Monday, August 17, 2009


Obama Still Trying to Define Victory in Afghanistan

by Ted Rall

NEW YORK--What if they gave a war and nobody knew why?

When the U.S. began bombing Afghanistan in October 2001, America's war aims were clear: capture or kill Osama bin Laden, overthrow the Taliban government, deny Al Qaeda training camps and a safe haven.

Of course, two out of three of these goals were based on lies; both bin Laden and most of Al Qaeda's camps and personnel were in Pakistan, not Afghanistan. There was also a fourth unmentioned war aim, a lie of omission: lay an oil and gas pipeline from Turkmenistan to Pakistan via Afghanistan. Still, the Bush Administration deserves credit for articulating clear goals--metrics, in bureaucratese--against which success or failure could be measured.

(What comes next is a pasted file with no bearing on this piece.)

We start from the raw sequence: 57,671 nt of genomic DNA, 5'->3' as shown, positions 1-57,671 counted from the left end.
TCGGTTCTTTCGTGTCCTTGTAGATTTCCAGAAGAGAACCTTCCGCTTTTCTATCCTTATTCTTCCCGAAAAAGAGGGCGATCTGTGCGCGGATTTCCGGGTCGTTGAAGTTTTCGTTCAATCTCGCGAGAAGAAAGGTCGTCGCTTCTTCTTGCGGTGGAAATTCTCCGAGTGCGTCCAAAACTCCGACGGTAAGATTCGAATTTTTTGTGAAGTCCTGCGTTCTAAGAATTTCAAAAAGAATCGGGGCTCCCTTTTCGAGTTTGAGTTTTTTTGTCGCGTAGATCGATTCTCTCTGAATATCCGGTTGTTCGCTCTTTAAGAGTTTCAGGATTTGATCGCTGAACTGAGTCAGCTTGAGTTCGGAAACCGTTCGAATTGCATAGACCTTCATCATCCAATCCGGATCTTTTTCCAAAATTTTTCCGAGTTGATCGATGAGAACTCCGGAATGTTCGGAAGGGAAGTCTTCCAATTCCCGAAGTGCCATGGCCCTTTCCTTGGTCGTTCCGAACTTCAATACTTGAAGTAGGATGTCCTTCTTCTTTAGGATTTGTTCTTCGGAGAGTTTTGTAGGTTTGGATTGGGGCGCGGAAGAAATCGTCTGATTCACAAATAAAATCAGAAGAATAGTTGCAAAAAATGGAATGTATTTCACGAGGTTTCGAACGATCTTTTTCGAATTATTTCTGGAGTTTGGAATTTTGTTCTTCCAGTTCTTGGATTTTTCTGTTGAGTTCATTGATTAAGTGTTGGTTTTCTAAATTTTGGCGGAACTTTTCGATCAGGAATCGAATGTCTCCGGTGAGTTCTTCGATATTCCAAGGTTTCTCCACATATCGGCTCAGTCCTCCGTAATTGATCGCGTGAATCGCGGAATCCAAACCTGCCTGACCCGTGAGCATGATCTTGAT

President Obama has rebranded Bush's Afghan War as his own. Afghanistan, Obama said during the campaign, was the war America should be fighting. And so we are. Obama has dispatched tens of thousands of additional troops to the "graveyard of empires," many redeployed from Iraq.

But, unlike Bush, he still hasn't told us why we're in Afghanistan.

When he took office, Obama's stated war aims were muddled: propping up U.S. puppet Hamid Karzai, training local Afghan police, and reducing opium cultivation. The first two led to no clearly-enunciated end; how long would they take? If we really cared about number three, we might as well have put the Taliban--who'd had some success in getting rid of opium--back in charge.

Obama reads the polls, which reflect increased skepticism about his Afghan war. So, in May, Obama attempted a reset. "We have a clear and focused goal," he assured a White House audience: "to disrupt, dismantle, and defeat Al Qaeda in Pakistan and Afghanistan, and to prevent their return to either country in the future."

In other words, back to Bush.

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